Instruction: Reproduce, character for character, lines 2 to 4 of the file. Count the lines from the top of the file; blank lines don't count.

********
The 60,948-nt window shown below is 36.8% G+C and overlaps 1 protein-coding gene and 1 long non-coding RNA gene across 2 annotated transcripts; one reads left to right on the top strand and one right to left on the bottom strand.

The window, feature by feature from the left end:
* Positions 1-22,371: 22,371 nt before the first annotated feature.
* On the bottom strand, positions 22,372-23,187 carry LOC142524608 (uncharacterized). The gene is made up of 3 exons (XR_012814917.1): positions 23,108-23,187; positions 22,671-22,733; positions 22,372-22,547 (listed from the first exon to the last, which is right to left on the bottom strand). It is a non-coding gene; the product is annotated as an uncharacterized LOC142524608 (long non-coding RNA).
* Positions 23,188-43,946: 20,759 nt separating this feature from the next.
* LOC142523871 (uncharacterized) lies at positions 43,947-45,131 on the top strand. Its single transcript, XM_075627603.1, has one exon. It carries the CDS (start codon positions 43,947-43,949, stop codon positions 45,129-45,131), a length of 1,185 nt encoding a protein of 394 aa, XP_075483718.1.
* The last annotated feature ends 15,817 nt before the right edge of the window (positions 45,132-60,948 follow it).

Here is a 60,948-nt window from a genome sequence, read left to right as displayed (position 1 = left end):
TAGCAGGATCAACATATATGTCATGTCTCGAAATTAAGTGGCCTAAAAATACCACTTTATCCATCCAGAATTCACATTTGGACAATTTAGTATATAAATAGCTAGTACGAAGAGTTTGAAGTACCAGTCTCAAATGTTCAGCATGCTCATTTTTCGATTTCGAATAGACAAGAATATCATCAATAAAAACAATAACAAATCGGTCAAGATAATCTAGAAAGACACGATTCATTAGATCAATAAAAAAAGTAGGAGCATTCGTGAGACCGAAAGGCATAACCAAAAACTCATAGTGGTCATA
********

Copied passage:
The window, feature by feature from the left end:
* Positions 1-22,371: 22,371 nt before the first annotated feature.
* On the bottom strand, positions 22,372-23,187 carry LOC142524608 (uncharacterized). The gene is made up of 3 exons (XR_012814917.1): positions 23,108-23,187; positions 22,671-22,733; positions 22,372-22,547 (listed from the first exon to the last, which is right to left on the bottom strand). It is a non-coding gene; the product is annotated as an uncharacterized LOC142524608 (long non-coding RNA).